Our mission: To protect and enhance the quality of life for domestic, farm and wild animals in B.C.

 March 26, 2014

The days are getting longer, the sun is out a bit more often... Spring is definitely on its way!

Along with the rest of your spring cleaning chores, don’t forget to keep an eye out for quick and easy things you can do to help your wild neighbours thrive during one of the most active seasons for wildlife.


As you’re grabbing your pruning shears and garden gloves, think about the local wildlife that might be making use of your yard as you gear up for garden maintenance. Are there still some seedheads left on last season’s plants? By avoiding pulling them out until later in the season, you’ll be leaving a few extra snacks for birds as they wait for all the new shoots and blooms. In making plans for this year’s plantings, consider adding a few wildlife-friendly plants that might add extra berries, nectar, shade, or shelter to your yard.

Use extreme caution when clearing garden beds, mowing the lawn, or weed-whacking, particularly at the start of the season. Cottontail rabbits make their tricky-to-detect nests in shallow depressions in the ground, so keeping a close eye out will help make sure these fragile babies don’t come to any harm.

Use similar caution when clearing vents and chimneys, or trimming trees – check carefully first for signs of nesting material to avoid placing baby birds in jeopardy. As you’re clearing vents and chimneys, make sure caps and covers are in place to prevent wildlife from moving in as baby season progresses.

Finally, if you do choose to hang bird feeders, make sure that these feeders have been given a good cleaning with hot soapy water, followed by bleach, and allowed to dry completely before restocking with seed. Make sure to clear the ground underneath the feeder as well, as rotting seed can attract other animals and promote fungus growth.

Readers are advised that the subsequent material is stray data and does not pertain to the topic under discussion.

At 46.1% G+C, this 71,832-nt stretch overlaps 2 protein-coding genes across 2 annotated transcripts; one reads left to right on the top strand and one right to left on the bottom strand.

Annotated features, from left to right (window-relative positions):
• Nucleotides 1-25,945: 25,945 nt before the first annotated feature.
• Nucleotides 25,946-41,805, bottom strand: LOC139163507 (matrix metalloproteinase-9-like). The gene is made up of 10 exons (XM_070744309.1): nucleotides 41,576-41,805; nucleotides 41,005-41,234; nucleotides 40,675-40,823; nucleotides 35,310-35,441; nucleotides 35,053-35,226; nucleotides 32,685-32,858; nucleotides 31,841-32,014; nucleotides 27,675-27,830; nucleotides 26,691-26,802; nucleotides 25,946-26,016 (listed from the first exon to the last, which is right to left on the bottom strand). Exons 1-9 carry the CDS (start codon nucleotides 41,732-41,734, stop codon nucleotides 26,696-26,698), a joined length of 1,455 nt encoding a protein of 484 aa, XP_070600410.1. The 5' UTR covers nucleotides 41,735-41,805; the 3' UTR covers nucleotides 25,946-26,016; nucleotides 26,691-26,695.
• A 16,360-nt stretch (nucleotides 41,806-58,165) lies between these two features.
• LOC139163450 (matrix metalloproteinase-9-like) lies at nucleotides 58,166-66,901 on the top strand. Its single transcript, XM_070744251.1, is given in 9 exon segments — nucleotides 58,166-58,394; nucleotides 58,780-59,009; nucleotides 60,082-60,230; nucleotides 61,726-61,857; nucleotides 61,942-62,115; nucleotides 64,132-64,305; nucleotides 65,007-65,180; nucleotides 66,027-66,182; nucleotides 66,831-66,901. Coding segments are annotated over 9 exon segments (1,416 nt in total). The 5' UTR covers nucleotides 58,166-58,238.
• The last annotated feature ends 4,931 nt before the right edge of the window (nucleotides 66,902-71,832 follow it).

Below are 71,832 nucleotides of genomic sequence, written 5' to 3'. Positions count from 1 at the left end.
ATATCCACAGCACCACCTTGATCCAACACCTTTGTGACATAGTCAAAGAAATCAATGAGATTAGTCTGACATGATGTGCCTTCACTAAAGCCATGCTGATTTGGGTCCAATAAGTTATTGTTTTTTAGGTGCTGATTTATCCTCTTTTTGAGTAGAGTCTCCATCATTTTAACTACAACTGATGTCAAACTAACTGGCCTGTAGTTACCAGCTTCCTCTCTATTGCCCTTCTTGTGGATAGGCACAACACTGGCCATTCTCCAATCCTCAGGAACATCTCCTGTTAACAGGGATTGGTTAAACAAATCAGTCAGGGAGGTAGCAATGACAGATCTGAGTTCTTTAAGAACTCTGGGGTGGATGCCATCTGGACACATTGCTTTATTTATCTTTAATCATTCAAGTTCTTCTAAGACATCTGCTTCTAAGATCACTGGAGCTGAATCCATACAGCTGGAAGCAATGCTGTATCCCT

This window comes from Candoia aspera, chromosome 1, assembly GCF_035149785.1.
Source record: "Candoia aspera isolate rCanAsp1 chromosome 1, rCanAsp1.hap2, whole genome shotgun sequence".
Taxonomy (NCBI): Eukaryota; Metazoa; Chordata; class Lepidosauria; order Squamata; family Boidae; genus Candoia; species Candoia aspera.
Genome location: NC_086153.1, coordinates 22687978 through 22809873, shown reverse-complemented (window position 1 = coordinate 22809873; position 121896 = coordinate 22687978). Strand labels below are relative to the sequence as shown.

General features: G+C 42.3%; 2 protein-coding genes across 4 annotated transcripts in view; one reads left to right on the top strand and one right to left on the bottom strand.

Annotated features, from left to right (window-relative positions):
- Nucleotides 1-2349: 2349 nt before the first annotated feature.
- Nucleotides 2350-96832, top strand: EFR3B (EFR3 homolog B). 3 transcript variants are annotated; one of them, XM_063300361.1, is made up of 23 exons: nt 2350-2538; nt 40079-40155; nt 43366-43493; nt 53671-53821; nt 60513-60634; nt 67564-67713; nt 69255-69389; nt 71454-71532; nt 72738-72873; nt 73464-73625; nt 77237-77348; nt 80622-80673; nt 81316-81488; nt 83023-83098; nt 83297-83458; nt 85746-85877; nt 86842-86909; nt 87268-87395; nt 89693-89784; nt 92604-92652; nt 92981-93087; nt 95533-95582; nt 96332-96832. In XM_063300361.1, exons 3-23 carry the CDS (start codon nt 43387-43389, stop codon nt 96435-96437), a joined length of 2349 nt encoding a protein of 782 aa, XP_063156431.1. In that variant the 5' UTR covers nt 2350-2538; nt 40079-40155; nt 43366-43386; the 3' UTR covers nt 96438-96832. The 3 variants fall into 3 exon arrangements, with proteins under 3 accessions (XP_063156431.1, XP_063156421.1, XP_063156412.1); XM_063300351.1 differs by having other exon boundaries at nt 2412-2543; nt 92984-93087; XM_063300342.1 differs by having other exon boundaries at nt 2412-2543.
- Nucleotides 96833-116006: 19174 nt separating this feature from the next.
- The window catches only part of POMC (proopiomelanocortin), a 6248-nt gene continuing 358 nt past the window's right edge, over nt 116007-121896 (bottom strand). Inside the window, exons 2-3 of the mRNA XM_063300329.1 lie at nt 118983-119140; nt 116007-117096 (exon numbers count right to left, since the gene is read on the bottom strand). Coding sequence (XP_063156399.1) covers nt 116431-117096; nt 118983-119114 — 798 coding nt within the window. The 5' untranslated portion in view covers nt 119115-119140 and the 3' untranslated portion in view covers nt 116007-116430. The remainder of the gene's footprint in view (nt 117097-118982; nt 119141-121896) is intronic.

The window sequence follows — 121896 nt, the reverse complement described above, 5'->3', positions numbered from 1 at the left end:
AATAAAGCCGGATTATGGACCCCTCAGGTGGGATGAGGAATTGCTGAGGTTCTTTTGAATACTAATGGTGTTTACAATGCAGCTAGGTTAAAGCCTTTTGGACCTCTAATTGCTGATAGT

Just like when you mow the lawn or clean the chimney, take extra caution when clearing out basements, attics, sheds and garages. Be on the lookout for signs of wildlife – chew marks, holes or other access points, and nesting material are all good indications that you may have an uninvited houseguest. Make a thorough inspection for babies before starting any eviction strategy or repair work and use humane solutions to unexpected wild tenants.

As you’re sorting through and clearing out some of your spaces in preparation for a fresh spring start, consider donating unused items to your local wildlife rehabilitation centre. These facilities often need a wide variety of items to care for the many sick, injured, and orphaned wild animals that come through their doors – typical wildlife centre needs include:

  • Heating pads
  • Hot water bottles
  • Cleaning supplies (soap, bleach)
  • Hand/immersion blenders
  • Chopping knives
  • Bungee cords
  • Extension cords
  • Wet or dry erase markers

BC SPCA's Wild Animal Rehabilitation Centre (Wild ARC) has a list of most-needed items, as well as a printable PDF of desired household and other products to help get them ready for the spring season. Please consider making a donation, or contact your local wildlife centre to find out about their specific needs.

The British Columbia Society for the Prevention of Cruelty to Animals is a not-for-profit organization reliant on public donations. Our mission is to protect and enhance the quality of life for domestic, farm and wild animals in B.C.

Don’t have email? Don’t worry! Call us at 1-800-665-1868


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